He's in the single digits in the latest national poll matching him against other Republican 2012 hopefuls, but former Minnesota Gov. Tim Pawlenty says he likes his odds in the race.

A slim 5 percent of respondents to a Quinnipiac poll* released Wednesday indicated they would support Pawlenty if the Republican primary were held today. Former Massachusetts Gov. Mitt Romney scooped up the most interest at 25 percent, trailed by former Alaska Governor and FOX News contributor - and still undecided -- Sarah Palin at 15 percent.

"We're not interested yet in the national polls," Pawlenty said on FOX News Wednesday morning, stressing that he is more focused on early primary states. "If the early polls were a good measure of who is going to win, Rudy Giuliani would be president, or Howard Dean would be president, or Hillary Clinton would be president. They almost never predict the final outcome."

Pawlenty chalks up the numbers to low name recognition, an obstacle unfelt by Romney or Palin. "If you ask people how they feel, remember for me, at least half the people don't know who I am," he explained on CNBC's "Squawk Box." "As we get name ID, we are getting support, so I like the trend line in that regard."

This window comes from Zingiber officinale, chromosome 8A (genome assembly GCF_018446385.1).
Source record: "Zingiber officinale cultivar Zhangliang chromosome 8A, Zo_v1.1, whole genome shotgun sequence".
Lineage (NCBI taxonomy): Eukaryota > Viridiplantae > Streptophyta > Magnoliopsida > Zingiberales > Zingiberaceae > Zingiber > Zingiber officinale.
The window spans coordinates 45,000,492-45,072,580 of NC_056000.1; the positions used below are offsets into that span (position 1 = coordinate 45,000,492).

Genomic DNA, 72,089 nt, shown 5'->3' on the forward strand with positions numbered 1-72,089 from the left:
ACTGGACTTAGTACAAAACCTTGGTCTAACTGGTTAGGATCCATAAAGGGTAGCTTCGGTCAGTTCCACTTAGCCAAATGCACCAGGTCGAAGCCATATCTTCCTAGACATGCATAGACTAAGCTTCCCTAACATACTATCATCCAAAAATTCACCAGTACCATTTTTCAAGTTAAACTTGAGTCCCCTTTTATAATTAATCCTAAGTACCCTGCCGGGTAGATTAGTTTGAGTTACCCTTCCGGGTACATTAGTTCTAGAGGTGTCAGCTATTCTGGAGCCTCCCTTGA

"I'll acknowledge that Mitt is going to be the front-runner to start," he said, citing Romney's "financial infrastructure," "legacy," and "personal wealth." "I think you'll see these numbers change over the next six months to a year, as they always do. So we'll acknowledge he's the front-runner for now."

The former governor, however, was quick to stress that he has no interest in playing second fiddle to Romney in the long term. "I'm not running for vice president, I can tell you now. I don't want my name put for that, I wouldn't put it forward for that. I'm running for president, and we're going to win."

* Quinnipiac University surveyed 1,946 registered voters with a margin of error of +/- 2.2 percentage points from May 31-June 6. Live interviewers call land lines and cell phones. The Republican primary included 830 respondents with a +/- 3.4 percent margin of error.